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11th June 2022 (6 Topics)

Clash over ‘Green Gold’


Tribal residents of 50 villages in Chhattisgarh’s Rajnandgaon and Kanker districts have decided to file an FIR against an official of the state forest department after he confiscated the tendu leaves that they had collected.


  • There is tension over tendu leaf collection between the forest department and tribals.
  • The villagers have claimed that the Gram Sabhas of 13 villages had passed a proposal to collect and sell tendu leaves on their own earlier this year.
  • Advance notice was also given to all the concerned government bodies and departments in this regard.
  • Despite this, the forest range officer seized 250 sacks of tendu leaves.
  • Documents related to the confiscation of these goods have not been handed over to the tribals.
  • The villagers have consequently decided to lodge an FIR against the officer.

What is dispute?

  • Tendu (Diospirus melanocaylon) is also called ‘green gold’ and is a prominent minor forest produce in India.
  • In 1964, the trade in tendu leaves was nationalised in then-undivided Madhya Pradesh. Until then, people were free to sell tendu leaves in markets across the country.
  • Maharashtra adopted the same system in 1969, undivided Andhra Pradesh in 1971, Odisha in 1973, Gujarat in 1979, Rajasthan in 1974 and Chhattisgarh in 2000.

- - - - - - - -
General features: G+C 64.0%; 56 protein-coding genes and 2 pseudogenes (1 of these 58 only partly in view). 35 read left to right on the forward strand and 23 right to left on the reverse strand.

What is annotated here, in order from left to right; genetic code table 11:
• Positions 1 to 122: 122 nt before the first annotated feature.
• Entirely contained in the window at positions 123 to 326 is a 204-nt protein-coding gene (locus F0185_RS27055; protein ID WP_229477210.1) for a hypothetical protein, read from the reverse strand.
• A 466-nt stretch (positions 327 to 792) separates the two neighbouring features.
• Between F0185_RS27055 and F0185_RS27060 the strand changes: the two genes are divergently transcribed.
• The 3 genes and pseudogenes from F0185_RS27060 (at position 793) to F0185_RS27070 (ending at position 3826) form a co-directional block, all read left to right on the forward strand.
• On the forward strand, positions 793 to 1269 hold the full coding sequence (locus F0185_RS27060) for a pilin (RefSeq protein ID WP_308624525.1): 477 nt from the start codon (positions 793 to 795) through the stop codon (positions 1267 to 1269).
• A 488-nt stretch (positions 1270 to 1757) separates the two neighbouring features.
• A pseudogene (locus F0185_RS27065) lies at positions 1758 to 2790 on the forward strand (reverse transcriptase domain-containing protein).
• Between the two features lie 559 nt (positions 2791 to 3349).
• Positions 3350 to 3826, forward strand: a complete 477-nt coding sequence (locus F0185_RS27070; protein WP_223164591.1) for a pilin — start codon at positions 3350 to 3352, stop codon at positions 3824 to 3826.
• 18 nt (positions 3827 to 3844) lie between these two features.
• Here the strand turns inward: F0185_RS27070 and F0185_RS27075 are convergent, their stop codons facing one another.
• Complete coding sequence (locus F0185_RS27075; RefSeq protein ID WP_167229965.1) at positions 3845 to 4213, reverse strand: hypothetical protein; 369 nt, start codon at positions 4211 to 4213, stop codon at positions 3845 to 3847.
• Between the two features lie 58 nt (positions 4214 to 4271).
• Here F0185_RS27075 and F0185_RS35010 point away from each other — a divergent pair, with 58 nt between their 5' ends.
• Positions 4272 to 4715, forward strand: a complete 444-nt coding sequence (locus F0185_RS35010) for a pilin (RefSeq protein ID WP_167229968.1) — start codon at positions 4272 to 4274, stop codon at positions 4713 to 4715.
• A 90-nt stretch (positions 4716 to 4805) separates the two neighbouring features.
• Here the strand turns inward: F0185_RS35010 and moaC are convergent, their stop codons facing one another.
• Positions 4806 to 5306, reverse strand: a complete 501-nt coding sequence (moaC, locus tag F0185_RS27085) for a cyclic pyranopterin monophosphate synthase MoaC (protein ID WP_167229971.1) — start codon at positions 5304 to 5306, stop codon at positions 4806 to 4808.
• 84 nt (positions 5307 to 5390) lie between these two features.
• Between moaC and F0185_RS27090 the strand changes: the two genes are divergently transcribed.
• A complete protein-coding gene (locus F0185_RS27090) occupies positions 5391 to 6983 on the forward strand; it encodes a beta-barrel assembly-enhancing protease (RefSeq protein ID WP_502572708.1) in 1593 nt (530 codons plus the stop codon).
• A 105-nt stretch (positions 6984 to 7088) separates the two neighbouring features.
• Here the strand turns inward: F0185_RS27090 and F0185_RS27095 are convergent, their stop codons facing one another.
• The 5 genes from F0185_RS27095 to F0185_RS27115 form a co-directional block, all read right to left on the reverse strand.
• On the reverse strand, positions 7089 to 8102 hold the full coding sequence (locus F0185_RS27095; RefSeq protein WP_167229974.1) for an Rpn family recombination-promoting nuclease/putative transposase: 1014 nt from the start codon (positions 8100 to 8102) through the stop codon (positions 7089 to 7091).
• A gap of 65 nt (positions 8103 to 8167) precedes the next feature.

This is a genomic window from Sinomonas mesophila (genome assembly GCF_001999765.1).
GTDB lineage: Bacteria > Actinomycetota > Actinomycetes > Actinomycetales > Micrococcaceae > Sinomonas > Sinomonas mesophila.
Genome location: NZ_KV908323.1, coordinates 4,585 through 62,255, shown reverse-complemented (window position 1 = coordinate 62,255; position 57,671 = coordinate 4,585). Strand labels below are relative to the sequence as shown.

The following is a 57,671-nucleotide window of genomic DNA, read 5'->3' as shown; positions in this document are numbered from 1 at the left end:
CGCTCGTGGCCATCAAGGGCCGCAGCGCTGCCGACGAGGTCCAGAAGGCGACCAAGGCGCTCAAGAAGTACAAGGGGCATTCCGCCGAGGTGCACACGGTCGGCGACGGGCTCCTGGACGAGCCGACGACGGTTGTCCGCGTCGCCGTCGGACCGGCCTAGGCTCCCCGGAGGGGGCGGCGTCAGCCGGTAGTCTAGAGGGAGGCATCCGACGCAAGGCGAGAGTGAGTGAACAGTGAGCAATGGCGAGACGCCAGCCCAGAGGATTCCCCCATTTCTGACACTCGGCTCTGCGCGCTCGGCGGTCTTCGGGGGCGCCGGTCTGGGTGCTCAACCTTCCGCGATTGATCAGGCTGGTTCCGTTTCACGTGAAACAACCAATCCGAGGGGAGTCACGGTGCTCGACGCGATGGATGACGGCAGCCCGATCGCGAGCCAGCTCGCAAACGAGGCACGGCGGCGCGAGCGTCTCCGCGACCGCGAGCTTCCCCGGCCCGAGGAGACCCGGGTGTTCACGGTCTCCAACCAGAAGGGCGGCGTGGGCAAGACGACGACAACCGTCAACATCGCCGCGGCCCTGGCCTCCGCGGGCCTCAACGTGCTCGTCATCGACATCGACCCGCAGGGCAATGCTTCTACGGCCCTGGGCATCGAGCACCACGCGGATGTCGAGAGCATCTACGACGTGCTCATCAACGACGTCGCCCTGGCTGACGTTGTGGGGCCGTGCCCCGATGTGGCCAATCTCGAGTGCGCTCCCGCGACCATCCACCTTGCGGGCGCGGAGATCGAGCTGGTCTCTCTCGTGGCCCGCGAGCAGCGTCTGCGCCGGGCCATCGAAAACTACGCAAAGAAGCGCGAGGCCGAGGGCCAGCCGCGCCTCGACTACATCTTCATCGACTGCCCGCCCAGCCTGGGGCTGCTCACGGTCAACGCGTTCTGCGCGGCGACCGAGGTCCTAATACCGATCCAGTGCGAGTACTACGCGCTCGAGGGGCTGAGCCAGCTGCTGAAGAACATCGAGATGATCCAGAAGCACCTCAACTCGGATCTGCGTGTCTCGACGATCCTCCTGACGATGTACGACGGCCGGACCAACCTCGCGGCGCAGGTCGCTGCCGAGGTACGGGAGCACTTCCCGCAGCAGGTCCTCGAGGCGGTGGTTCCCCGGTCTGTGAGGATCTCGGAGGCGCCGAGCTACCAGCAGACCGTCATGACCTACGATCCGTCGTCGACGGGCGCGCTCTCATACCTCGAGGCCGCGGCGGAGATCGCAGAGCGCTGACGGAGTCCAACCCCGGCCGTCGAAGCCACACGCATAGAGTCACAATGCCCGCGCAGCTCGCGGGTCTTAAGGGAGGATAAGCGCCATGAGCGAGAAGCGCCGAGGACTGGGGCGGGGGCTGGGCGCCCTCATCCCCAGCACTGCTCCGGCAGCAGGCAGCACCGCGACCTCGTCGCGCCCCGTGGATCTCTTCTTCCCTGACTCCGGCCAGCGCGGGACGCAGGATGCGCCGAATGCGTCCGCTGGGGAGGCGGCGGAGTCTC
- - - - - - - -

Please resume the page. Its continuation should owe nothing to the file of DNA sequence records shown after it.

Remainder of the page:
• Under this arrangement, the state forest department collects tendu leaves, allows their transportation and sells them to traders.
  • The dispute is essentially about who has the right to sell the leaves. State governments say only they can do so due to nationalisation.
  • On the other hand, tendu leaf collectors cite The Scheduled Tribes and Other Traditional Forest Dwellers (Recognition of Forest Rights) Act, 2006 and the 2013 Supreme Court verdict in the much-touted Niyamgiri case to say private collectors can sell them on their own.

About Tendu (Diospirus melanocaylon):

  • Leaves of tree species Diospyros melanoxyion are used as wrappers of tobacco to produce bidi.
  • This tree is commonly known as "tendu," but also called "abnus" in Andhra Pradesh, "kendu" in Orissa and West Bengal, "tembru" in Gujarat, "kari" in Kerala, "tembhurni" in Maharahstra, and "bali tupra" in Tamil Nadu.
  • Leaf is considered the most suitable wrapper on account of the ease with which it can be rolled and its wide availability.
  • The species is abundant in Madhya Pradesh, Orissa, Maharashtra, Andhra Pradesh, Bihar, Rajasthan, Uttar Pradesh, Gujarat, Tamil Nadu, and West Bengal.
  • It generally grows in dry mixed deciduous forests, occurring alongside Shorea robusta and Tectona grandis.
  • Tendu leaf is an important NTFP and provides seasonal employment to millions of tendu leaf collectors every year.

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